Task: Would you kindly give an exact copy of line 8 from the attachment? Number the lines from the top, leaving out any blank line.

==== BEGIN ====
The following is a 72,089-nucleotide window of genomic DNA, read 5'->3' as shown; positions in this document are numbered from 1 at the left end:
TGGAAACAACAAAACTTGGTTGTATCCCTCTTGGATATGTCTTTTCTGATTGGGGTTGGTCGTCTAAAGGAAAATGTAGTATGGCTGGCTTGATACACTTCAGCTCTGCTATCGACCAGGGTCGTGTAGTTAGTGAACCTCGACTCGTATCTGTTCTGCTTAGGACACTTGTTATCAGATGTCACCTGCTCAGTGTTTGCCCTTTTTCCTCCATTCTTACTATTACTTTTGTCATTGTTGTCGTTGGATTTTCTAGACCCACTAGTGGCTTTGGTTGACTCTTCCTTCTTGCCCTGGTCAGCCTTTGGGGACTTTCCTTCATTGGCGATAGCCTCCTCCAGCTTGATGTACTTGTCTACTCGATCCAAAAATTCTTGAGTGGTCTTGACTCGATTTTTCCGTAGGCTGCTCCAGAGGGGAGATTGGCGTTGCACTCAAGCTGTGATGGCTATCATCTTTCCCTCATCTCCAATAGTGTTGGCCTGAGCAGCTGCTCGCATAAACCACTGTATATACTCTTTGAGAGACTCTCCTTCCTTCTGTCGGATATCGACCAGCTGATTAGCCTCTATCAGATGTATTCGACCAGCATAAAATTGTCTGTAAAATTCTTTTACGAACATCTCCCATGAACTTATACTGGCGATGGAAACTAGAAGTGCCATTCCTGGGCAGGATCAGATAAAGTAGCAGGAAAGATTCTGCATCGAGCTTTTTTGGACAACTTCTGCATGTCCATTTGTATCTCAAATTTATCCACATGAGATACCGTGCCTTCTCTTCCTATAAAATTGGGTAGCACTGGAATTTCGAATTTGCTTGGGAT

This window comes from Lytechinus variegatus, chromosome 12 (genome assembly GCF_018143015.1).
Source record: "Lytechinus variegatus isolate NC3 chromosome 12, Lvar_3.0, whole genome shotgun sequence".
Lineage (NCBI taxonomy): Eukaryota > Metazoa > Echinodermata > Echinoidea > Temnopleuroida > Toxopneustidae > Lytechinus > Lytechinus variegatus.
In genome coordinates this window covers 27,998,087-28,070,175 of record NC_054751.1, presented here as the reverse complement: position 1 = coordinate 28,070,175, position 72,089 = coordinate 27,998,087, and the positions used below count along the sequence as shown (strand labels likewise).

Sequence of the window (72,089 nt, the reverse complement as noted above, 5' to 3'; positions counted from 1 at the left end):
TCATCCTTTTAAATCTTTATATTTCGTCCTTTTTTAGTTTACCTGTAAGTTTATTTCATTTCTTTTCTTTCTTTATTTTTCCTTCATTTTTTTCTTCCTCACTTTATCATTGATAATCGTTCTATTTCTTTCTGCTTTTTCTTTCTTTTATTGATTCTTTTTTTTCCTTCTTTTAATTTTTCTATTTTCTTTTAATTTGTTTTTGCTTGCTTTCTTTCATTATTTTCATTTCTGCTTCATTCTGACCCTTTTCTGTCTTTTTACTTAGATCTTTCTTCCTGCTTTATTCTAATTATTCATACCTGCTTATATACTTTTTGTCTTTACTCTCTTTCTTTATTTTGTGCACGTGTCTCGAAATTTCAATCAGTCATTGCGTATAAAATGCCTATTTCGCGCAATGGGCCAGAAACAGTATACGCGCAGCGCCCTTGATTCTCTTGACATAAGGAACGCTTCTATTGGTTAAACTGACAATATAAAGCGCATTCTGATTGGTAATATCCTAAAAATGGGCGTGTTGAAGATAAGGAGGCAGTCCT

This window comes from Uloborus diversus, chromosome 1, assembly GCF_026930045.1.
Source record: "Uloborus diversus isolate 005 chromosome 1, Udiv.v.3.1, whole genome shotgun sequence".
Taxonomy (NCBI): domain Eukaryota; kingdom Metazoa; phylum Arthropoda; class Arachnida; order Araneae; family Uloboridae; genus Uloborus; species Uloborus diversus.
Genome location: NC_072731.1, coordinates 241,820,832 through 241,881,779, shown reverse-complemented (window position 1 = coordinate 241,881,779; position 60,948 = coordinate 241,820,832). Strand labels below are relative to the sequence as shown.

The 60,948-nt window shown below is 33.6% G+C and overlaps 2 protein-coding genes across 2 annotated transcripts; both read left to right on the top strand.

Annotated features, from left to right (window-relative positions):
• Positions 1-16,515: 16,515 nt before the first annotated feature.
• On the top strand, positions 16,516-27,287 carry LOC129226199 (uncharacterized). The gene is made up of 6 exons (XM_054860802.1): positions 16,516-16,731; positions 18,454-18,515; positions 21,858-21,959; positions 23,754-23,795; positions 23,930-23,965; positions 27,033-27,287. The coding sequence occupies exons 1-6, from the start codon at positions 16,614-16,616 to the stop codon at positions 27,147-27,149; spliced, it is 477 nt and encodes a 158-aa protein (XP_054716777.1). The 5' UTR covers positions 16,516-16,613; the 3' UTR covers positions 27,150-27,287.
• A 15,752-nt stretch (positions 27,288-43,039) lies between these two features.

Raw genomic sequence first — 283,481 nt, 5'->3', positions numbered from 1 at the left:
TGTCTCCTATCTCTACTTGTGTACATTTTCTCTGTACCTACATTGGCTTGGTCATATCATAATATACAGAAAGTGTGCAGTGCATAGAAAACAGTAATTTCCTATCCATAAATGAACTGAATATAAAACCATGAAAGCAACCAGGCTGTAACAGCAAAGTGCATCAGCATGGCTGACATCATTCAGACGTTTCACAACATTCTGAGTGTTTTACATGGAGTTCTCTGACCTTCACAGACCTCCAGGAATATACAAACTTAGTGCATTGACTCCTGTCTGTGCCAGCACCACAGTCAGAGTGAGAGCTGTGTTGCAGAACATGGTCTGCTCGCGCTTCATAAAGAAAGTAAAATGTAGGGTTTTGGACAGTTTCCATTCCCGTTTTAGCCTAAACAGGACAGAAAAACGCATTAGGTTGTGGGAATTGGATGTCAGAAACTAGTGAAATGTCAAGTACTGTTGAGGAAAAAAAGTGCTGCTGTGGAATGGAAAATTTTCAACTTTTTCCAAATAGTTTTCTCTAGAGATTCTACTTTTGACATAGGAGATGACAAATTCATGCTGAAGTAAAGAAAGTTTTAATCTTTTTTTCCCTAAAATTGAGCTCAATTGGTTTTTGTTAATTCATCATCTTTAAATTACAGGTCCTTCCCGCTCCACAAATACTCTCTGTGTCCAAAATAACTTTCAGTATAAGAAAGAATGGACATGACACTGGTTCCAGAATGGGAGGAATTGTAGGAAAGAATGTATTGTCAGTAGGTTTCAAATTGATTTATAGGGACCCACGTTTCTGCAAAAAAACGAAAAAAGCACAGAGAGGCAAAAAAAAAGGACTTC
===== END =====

TCATCCTTTTAAATCTTTATATTTCGTCCTTTTTTAGTTTACCTGTAAGTTTATTTCATTTCTTTTCTTTCTTTATTTTTCCTTCATTTTTTTCTTCCTCACTTTATCATTGATAATCGTTCTATTTCTTTCTGCTTTTTCTTTCTTTTATTGATTCTTTTTTTTCCTTCTTTTAATTTTTCTATTTTCTTTTAATTTGTTTTTGCTTGCTTTCTTTCATTATTTTCATTTCTGCTTCATTCTGACCCTTTTCTGTCTTTTTACTTAGATCTTTCTTCCTGCTTTATTCTAATTATTCATACCTGCTTATATACTTTTTGTCTTTACTCTCTTTCTTTATTTTGTGCACGTGTCTCGAAATTTCAATCAGTCATTGCGTATAAAATGCCTATTTCGCGCAATGGGCCAGAAACAGTATACGCGCAGCGCCCTTGATTCTCTTGACATAAGGAACGCTTCTATTGGTTAAACTGACAATATAAAGCGCATTCTGATTGGTAATATCCTAAAAATGGGCGTGTTGAAGATAAGGAGGCAGTCCT